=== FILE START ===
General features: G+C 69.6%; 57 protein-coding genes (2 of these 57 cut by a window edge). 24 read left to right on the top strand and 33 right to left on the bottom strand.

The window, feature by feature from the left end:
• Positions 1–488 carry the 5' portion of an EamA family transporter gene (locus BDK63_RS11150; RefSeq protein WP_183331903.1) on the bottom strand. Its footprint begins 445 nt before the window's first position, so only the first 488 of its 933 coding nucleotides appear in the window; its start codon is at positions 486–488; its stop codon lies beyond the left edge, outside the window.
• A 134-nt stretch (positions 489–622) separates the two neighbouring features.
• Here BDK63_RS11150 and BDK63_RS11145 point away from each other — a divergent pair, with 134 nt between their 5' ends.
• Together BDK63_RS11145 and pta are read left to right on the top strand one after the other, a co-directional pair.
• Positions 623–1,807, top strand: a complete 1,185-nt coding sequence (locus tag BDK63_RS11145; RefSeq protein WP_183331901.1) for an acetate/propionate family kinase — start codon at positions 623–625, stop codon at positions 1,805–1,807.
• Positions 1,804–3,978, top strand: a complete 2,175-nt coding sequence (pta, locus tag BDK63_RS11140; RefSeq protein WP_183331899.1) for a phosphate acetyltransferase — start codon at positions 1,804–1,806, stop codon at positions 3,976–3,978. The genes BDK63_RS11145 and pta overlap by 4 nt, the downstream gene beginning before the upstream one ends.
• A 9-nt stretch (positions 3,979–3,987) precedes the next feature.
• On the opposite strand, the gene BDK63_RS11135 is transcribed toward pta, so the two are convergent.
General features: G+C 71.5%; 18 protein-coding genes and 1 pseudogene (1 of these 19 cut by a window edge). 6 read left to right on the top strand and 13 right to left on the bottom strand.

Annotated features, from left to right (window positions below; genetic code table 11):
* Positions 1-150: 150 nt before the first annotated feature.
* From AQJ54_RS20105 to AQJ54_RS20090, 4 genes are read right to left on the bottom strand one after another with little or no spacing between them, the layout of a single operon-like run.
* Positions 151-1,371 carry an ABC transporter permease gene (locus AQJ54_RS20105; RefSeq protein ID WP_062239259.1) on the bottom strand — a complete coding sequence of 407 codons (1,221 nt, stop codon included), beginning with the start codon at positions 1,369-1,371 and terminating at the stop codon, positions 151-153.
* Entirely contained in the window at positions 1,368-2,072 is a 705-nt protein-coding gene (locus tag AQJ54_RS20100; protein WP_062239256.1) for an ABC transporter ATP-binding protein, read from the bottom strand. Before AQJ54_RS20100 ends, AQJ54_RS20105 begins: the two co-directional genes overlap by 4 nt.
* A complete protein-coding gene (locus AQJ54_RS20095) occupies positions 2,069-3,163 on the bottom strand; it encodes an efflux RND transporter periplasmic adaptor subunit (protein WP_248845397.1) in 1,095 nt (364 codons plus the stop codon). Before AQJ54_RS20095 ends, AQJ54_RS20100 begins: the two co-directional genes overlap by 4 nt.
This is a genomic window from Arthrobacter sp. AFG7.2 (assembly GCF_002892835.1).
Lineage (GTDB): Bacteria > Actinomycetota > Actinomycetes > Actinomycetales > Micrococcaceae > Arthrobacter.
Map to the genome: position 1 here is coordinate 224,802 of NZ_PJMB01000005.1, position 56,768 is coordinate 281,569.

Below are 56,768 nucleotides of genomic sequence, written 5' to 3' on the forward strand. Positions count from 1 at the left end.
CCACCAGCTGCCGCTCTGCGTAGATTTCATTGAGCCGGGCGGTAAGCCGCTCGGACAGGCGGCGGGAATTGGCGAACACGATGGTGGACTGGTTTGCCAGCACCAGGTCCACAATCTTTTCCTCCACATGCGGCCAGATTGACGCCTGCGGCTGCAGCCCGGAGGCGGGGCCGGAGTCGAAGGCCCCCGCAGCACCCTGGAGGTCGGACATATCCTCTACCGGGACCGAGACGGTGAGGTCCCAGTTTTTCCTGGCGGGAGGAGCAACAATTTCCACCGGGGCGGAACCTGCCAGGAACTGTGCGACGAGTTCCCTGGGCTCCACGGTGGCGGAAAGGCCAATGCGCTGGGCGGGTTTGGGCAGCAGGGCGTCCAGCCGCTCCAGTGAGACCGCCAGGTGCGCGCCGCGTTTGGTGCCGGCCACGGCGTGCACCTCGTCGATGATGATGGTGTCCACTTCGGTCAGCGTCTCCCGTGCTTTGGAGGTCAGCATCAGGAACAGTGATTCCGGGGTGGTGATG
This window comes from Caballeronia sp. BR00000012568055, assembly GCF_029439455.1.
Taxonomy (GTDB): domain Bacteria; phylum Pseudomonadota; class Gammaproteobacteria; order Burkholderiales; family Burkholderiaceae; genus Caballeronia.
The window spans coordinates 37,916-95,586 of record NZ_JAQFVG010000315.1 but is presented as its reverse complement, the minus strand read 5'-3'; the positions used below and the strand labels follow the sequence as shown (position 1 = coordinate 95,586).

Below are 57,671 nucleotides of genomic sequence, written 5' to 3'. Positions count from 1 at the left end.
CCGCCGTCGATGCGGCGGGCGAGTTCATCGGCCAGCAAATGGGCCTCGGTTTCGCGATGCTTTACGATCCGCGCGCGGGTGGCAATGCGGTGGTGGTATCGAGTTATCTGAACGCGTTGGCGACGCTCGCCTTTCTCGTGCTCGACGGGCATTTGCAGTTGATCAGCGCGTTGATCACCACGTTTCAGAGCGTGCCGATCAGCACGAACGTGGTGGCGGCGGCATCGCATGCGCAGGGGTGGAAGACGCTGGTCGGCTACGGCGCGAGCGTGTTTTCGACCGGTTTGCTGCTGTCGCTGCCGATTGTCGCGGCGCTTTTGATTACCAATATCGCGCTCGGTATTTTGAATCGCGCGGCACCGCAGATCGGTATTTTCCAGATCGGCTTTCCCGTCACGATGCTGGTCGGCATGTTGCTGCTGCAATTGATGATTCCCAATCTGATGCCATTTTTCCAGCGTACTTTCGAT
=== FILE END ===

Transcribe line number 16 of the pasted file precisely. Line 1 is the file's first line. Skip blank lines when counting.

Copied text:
* Entirely contained in the window at positions 1,368-2,072 is a 705-nt protein-coding gene (locus tag AQJ54_RS20100; protein WP_062239256.1) for an ABC transporter ATP-binding protein, read from the bottom strand. Before AQJ54_RS20100 ends, AQJ54_RS20105 begins: the two co-directional genes overlap by 4 nt.